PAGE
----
Free shore access
This spot have a free shore access: you can go snorkeling there freely and without having to book a tour or pay an entrance fee.
This spot has been added by
22 spots added - 821 photos shared
Last updated on September 10, 2023
Bunot Beach is a jungle-fringed white sand beach, often listed as one of Tioman Island’s most beautiful beaches. Fringed for more than 500 meters by a coral reef, it gives access to a large snorkeling area featuring scattered living corals. Reef fish such as butterflyfish and Ocellaris clownfish are easy to spot at this location.
Bunot Beach is a remote beach on the west coast of Tioman. You can reach it:
You can get in the water wherever you want from the sandy beach. Underwater visibility is not always excellent on this spot. The southern part is often the most recommended because of the clearer waters than towards the north.
Bunot Beach stretches over 500 meters. Corals are found all along the beach, but the southern part (Paya coast) often offers better underwater visibility.
From the beach, the seabed slopes gently down to 6 to 35 ft/2 to 5 meters in the reef areas. Many healthy coral patches (including branching coral) are found on the reef flat, but there are also many dead corals and debris.
Bunot Beach reef is home to magnificent sea anemones (Heteractis magnifica) in which photogenic Ocellaris anemonefish live. There are also many parrotfish, Eastern-triangular butterflyfish and Eightband butterflyfish, monocle bream, wrasse and several varieties of damselfish to spot in the shallows.
Sea urchins abound in the flat, but they are usually found deep enough not to risk stepping on it.
Bunot Beach has no equipment or restaurant. It is a nice place for picnics, but watch out for the monkeys which can be aggressive.
These snorkeling spots are accessible to beginners and kids. You will enter the water gradually from a beach, or in a less than 3ft. deep area. The sea is generally calm, shallow, with almost no waves or currents. These spots are usually located in marked and/or monitored swimming areas. It is not necessary to swim long distances to discover the sea life.
This level only apply when the spot experiences optimal sea and/or weather conditions. It is not applicable if the sea and/or weather conditions deteriorate, in particular in the presence of rough sea, rain, strong wind, unusual current, large tides, waves and/or swell. You can find more details about the definition of our snorkeling levels on our snorkeling safety page.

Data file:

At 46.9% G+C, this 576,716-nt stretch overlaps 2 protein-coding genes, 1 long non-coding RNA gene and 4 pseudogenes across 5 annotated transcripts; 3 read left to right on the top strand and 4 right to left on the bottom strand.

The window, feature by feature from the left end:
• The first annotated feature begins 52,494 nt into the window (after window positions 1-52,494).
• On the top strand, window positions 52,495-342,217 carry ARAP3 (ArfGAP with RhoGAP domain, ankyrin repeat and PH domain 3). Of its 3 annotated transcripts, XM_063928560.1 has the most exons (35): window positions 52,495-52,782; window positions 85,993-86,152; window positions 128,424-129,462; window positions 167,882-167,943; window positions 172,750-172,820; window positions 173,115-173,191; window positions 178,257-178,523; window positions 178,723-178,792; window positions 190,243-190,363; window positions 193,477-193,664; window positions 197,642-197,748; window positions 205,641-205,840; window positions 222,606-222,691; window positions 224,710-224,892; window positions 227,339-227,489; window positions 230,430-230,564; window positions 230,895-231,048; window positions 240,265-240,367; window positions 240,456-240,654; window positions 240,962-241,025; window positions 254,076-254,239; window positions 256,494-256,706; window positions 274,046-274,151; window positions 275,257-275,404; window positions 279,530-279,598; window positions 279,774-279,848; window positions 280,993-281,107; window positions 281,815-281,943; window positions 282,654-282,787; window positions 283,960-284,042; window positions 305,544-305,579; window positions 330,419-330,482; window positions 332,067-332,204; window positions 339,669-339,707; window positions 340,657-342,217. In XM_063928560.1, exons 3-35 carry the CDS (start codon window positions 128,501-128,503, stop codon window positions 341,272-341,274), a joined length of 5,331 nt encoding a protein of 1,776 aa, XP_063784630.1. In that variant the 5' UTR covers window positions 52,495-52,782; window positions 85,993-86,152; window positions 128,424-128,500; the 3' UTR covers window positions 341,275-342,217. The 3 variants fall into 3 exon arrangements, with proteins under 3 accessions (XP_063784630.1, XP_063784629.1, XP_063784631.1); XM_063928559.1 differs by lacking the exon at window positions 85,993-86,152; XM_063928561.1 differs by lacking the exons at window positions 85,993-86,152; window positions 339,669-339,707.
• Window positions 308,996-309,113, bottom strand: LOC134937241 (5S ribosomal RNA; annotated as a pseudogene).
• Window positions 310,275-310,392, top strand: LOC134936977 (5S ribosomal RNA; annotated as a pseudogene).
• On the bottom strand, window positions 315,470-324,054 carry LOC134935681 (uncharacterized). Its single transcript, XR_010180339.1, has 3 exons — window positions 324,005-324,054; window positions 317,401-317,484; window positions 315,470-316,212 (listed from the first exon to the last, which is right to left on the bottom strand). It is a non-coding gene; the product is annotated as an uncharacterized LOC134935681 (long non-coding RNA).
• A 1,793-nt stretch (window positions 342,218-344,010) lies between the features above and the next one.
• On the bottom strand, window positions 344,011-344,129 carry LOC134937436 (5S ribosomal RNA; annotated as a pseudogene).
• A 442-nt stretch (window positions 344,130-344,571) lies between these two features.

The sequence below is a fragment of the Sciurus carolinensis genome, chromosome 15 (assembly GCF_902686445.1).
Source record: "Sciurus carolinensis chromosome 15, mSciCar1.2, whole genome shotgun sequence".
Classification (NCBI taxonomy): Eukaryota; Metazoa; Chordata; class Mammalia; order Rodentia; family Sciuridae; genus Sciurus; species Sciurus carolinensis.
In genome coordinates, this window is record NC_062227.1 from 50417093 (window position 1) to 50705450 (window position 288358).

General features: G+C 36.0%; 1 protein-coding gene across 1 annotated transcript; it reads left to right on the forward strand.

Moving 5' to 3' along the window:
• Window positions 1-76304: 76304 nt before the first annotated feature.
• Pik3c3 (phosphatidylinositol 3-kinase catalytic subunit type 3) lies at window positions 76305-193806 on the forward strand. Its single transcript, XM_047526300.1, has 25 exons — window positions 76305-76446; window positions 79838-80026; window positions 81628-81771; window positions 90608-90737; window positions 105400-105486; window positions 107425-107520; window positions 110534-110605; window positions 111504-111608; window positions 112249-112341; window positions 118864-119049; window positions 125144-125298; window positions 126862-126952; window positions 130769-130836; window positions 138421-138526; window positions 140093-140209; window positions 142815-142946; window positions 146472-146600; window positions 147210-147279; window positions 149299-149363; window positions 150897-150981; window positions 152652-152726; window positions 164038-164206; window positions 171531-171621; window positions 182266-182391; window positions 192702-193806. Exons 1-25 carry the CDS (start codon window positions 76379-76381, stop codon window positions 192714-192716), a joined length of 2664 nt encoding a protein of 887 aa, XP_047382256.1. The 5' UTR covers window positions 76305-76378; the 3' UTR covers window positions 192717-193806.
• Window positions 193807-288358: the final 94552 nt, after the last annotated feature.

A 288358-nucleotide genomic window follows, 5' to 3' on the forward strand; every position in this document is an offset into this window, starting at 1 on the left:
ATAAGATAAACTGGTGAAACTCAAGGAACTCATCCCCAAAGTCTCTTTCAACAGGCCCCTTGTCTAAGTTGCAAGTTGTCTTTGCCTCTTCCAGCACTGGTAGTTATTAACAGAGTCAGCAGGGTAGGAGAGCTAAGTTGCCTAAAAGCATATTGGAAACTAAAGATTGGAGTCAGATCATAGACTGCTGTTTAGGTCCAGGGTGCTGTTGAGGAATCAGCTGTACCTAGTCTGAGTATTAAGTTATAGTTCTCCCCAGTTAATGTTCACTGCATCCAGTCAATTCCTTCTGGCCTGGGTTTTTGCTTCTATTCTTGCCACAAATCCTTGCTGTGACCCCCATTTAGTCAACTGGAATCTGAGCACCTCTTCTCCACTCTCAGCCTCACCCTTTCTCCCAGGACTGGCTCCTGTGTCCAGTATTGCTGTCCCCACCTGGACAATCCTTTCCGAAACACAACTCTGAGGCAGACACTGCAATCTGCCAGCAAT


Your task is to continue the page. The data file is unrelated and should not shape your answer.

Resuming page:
You must be logged in to post a comment.
Snorkeling spots are part of a wild environment and their aspect can be significantly altered by weather, seasons, sea conditions, human impact and climate events (storms, hurricanes, seawater-warming episodes…). The consequences can be an alteration of the seabed (coral bleaching, coral destruction, and invasive seagrass), a poor underwater visibility, or a decrease of the sea life present in the area. Snorkeling Report makes every effort to ensure that all the information displayed on this website is accurate and up-to-date, but no guarantee is given that the underwater visibility and seabed aspect will be exactly as described on this page the day you will snorkel the spot. If you recently snorkeled this area and noticed some changes compared to the information contained on this page, please contact us.
The data contained in this website is for general information purposes only, and is not legal advice. It is intended to provide snorkelers with the information that will enable them to engage in safe and enjoyable snorkeling, and it is not meant as a substitute for swim level, physical condition, experience, or local knowledge. Remember that all marine activities, including snorkeling, are potentially dangerous, and that you enter the water at your own risk. You must take an individual weather, sea conditions and hazards assessment before entering the water. If snorkeling conditions are degraded, postpone your snorkeling or select an alternate site. Know and obey local laws and regulations, including regulated areas, protected species, wildlife interaction and dive flag laws.
Fringing reef with coral and fish
Free shore access
Fringing reef with fish and invertebrates
Free shore access
Fringing reef with colorful fish and sea turtles
Fringing reef with clams, anemones and colorful fish
Coral reef with sharks and colorful fish
Rocky islet edged by a coral reef with colorful fish